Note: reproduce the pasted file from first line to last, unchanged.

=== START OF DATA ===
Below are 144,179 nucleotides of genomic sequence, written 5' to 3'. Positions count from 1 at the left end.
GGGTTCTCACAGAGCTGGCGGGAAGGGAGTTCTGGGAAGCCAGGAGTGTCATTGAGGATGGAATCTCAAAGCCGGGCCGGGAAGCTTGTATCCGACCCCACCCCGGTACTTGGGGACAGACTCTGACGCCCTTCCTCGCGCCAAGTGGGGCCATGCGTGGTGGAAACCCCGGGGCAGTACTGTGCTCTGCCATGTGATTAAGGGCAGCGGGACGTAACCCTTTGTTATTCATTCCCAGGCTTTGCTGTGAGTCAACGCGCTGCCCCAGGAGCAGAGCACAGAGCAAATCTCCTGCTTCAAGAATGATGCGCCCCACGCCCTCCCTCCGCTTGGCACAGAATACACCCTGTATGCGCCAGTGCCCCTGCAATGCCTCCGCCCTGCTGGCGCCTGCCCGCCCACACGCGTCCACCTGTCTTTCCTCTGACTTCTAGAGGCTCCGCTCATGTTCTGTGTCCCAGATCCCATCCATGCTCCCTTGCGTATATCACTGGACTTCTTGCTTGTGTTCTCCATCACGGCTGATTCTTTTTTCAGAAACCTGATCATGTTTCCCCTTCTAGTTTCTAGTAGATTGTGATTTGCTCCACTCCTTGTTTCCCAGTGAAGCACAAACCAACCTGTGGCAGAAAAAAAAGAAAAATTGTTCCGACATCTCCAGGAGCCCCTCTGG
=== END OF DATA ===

Below are 144,179 nucleotides of genomic sequence, written 5' to 3'. Positions count from 1 at the left end.
GGGTTCTCACAGAGCTGGCGGGAAGGGAGTTCTGGGAAGCCAGGAGTGTCATTGAGGATGGAATCTCAAAGCCGGGCCGGGAAGCTTGTATCCGACCCCACCCCGGTACTTGGGGACAGACTCTGACGCCCTTCCTCGCGCCAAGTGGGGCCATGCGTGGTGGAAACCCCGGGGCAGTACTGTGCTCTGCCATGTGATTAAGGGCAGCGGGACGTAACCCTTTGTTATTCATTCCCAGGCTTTGCTGTGAGTCAACGCGCTGCCCCAGGAGCAGAGCACAGAGCAAATCTCCTGCTTCAAGAATGATGCGCCCCACGCCCTCCCTCCGCTTGGCACAGAATACACCCTGTATGCGCCAGTGCCCCTGCAATGCCTCCGCCCTGCTGGCGCCTGCCCGCCCACACGCGTCCACCTGTCTTTCCTCTGACTTCTAGAGGCTCCGCTCATGTTCTGTGTCCCAGATCCCATCCATGCTCCCTTGCGTATATCACTGGACTTCTTGCTTGTGTTCTCCATCACGGCTGATTCTTTTTTCAGAAACCTGATCATGTTTCCCCTTCTAGTTTCTAGTAGATTGTGATTTGCTCCACTCCTTGTTTCCCAGTGAAGCACAAACCAACCTGTGGCAGAAAAAAAAGAAAAATTGTTCCGACATCTCCAGGAGCCCCTCTGG